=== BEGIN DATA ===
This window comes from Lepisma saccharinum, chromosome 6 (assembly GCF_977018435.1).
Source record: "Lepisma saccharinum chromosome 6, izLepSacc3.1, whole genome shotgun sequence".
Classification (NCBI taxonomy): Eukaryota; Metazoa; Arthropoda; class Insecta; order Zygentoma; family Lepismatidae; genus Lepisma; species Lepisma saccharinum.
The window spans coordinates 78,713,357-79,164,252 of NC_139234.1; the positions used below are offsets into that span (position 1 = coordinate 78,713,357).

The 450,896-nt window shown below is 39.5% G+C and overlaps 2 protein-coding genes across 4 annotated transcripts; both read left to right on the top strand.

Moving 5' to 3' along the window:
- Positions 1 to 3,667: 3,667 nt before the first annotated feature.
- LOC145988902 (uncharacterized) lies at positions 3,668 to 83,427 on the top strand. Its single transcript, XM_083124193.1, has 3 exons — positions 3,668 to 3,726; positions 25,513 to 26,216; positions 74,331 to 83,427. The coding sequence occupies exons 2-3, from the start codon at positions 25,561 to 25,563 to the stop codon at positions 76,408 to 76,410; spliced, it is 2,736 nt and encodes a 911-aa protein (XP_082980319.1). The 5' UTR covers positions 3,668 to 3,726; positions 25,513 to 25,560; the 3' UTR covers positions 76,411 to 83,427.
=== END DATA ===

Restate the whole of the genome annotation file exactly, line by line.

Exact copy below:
This window comes from Lepisma saccharinum, chromosome 6 (assembly GCF_977018435.1).
Source record: "Lepisma saccharinum chromosome 6, izLepSacc3.1, whole genome shotgun sequence".
Classification (NCBI taxonomy): Eukaryota; Metazoa; Arthropoda; class Insecta; order Zygentoma; family Lepismatidae; genus Lepisma; species Lepisma saccharinum.
The window spans coordinates 78,713,357-79,164,252 of NC_139234.1; the positions used below are offsets into that span (position 1 = coordinate 78,713,357).

The 450,896-nt window shown below is 39.5% G+C and overlaps 2 protein-coding genes across 4 annotated transcripts; both read left to right on the top strand.

Moving 5' to 3' along the window:
- Positions 1 to 3,667: 3,667 nt before the first annotated feature.
- LOC145988902 (uncharacterized) lies at positions 3,668 to 83,427 on the top strand. Its single transcript, XM_083124193.1, has 3 exons — positions 3,668 to 3,726; positions 25,513 to 26,216; positions 74,331 to 83,427. The coding sequence occupies exons 2-3, from the start codon at positions 25,561 to 25,563 to the stop codon at positions 76,408 to 76,410; spliced, it is 2,736 nt and encodes a 911-aa protein (XP_082980319.1). The 5' UTR covers positions 3,668 to 3,726; positions 25,513 to 25,560; the 3' UTR covers positions 76,411 to 83,427.